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*This piece was originally published on December 6th, 2019.
Humans have always enjoyed a good laugh, but the concept of stand-up comedy is relatively new., a comedian who teaches at the University of Southern California, and hosts the podcast , talks about the origin of the modern comedian. From the earliest vaudeville circuits, to the rise of the comedy record, to the role of late-night television in break-out comedy moments, we pay tribute to the power of the comedian.
- Stand-up in the form that we tend to imagine — one person in front of an audience earning laughs — didn’t always exist. In fact, one of the earliest “modern” comedians was someone who might surprise you: Mark Twain. Federman explains that Twain got his comedic start when he realized he could make some extra money from putting on humorous lectures.
- Federman calls stand-up an “early adapter” when it comes to new technology, which first became apparent to Americans during the proliferation of comedy radio shows in the early 20th century, then comedy records, comedy specials on television, and now comedy podcasts.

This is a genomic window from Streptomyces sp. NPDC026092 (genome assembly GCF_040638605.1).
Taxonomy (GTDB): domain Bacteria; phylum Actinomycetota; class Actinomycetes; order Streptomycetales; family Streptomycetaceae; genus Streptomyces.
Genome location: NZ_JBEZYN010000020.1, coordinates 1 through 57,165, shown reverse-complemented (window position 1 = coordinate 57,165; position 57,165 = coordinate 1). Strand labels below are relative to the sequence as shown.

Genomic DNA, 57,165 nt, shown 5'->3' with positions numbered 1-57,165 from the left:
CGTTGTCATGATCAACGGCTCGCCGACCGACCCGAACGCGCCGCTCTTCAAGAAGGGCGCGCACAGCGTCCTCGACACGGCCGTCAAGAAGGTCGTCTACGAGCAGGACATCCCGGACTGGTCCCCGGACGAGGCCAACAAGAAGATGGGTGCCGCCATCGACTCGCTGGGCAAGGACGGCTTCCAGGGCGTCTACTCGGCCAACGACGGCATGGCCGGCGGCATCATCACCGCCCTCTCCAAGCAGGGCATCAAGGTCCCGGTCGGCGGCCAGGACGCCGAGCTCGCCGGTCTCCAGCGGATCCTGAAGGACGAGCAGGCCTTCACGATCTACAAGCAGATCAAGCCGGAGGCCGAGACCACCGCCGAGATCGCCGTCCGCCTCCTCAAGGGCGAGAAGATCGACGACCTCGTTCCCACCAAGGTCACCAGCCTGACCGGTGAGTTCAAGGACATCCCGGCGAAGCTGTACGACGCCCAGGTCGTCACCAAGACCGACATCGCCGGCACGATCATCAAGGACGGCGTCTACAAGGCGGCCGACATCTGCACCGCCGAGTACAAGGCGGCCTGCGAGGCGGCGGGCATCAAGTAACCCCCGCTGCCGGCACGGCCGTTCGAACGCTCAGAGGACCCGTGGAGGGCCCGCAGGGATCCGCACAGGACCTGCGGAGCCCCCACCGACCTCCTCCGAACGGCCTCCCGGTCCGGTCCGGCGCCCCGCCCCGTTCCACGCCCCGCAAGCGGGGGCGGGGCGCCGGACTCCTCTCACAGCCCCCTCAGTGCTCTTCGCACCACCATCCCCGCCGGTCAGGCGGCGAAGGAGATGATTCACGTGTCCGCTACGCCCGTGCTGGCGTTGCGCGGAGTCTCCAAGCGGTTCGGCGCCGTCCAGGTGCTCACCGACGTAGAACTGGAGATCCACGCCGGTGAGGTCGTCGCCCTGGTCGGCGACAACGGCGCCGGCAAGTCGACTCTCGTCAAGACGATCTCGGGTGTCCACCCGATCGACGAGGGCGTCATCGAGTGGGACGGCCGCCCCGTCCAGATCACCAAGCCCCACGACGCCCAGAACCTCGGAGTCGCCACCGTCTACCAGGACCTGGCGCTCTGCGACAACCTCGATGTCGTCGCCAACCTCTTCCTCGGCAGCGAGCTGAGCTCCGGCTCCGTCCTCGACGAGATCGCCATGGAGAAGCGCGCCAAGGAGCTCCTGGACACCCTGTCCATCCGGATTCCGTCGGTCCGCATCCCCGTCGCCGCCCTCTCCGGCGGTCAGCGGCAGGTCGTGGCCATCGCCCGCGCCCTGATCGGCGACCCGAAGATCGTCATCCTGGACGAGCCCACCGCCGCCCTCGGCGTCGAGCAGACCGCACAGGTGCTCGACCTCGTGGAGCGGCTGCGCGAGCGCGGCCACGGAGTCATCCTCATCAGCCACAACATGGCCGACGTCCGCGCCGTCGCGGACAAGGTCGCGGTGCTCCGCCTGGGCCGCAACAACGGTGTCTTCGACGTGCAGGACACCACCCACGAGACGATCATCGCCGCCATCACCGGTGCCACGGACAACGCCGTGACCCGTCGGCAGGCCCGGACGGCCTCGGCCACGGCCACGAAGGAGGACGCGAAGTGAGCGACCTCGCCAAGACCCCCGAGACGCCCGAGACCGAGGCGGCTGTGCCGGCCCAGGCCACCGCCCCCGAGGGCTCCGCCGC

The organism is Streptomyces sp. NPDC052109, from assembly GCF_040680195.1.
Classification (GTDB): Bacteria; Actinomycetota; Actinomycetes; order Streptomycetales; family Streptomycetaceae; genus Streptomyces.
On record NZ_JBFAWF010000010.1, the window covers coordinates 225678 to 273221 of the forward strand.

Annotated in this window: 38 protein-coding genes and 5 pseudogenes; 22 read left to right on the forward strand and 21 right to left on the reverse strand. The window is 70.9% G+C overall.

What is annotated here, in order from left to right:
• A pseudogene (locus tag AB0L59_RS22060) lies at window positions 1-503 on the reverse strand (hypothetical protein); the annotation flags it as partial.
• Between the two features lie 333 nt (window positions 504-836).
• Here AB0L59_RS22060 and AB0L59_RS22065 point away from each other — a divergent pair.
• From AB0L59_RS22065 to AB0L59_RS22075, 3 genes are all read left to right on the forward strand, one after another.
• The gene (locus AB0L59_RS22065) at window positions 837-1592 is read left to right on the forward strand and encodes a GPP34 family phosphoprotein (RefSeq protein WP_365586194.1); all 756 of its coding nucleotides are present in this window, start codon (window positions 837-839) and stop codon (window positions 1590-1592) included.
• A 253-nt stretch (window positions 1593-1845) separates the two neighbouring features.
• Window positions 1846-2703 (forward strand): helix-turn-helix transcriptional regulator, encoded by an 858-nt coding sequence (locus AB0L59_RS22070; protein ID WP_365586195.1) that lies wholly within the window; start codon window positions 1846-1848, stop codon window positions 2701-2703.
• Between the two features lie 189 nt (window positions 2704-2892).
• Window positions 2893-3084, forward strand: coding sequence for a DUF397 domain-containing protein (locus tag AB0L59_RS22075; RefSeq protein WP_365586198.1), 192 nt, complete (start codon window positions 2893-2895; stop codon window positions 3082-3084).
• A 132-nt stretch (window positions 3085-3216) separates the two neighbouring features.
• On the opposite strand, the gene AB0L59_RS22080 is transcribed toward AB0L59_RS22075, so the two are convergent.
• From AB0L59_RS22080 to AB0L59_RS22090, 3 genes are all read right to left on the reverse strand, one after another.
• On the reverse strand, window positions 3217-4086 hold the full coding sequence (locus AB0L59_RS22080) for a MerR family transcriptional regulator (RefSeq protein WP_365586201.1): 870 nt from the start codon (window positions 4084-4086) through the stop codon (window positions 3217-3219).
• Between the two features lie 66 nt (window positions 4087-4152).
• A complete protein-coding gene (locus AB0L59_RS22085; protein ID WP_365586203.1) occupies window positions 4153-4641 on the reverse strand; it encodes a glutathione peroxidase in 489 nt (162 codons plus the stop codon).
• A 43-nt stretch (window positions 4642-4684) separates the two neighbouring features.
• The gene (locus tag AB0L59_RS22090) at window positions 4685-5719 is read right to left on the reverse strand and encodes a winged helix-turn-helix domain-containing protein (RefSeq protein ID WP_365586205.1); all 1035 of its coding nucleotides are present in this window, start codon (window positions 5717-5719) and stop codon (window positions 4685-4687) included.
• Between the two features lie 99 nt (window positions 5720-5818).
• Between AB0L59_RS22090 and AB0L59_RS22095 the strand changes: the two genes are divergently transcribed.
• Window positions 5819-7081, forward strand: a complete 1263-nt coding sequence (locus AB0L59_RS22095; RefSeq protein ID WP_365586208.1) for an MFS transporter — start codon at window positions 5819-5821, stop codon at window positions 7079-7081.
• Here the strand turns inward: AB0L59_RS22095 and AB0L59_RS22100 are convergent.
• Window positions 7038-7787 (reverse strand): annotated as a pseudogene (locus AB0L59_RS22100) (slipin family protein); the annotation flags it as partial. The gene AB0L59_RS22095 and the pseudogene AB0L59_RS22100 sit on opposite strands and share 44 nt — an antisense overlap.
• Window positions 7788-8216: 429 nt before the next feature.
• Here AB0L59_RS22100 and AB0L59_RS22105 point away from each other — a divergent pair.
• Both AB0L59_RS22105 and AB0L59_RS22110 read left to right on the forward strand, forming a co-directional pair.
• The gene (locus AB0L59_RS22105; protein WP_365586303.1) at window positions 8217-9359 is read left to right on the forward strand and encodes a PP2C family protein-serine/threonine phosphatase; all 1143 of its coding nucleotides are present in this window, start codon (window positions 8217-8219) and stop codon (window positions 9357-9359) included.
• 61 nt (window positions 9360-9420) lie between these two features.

- One of the places where, in recent decades, comedians have gotten their big breaks has been on late night TV, with hosts like Ed Sullivan or Johnny Carson. But today, while we might still turn to late night for comedy, the jokes have taken a decidedly more political turn. Federman theorizes that this partisanship (epitomized by Stephen Colbert) has to do with the abundant media choices we have now; entertainers have to worry a lot less about alienating a general audience when they’re only speaking to their fans.
- Ever wondered why so many comedians seem to have a liberal bias? on where all the conservative comedians are.
- Jerry Seinfeld’s sitcom, Seinfeld, ended more than 20 years ago, but its legacy is impressive. Check out about the lasting impact that “the show about nothing” has had on the comedy world — especially when it comes to show finales.
- Some comedians don’t just use their platform for laughter; some use it for social change, too. One example is the Daily Show’s former host, Jon Stewart, who used his clout to help pass the 9/11 Victim Compensation Fund reauthorization bill through Congress. Give a read to get the whole story.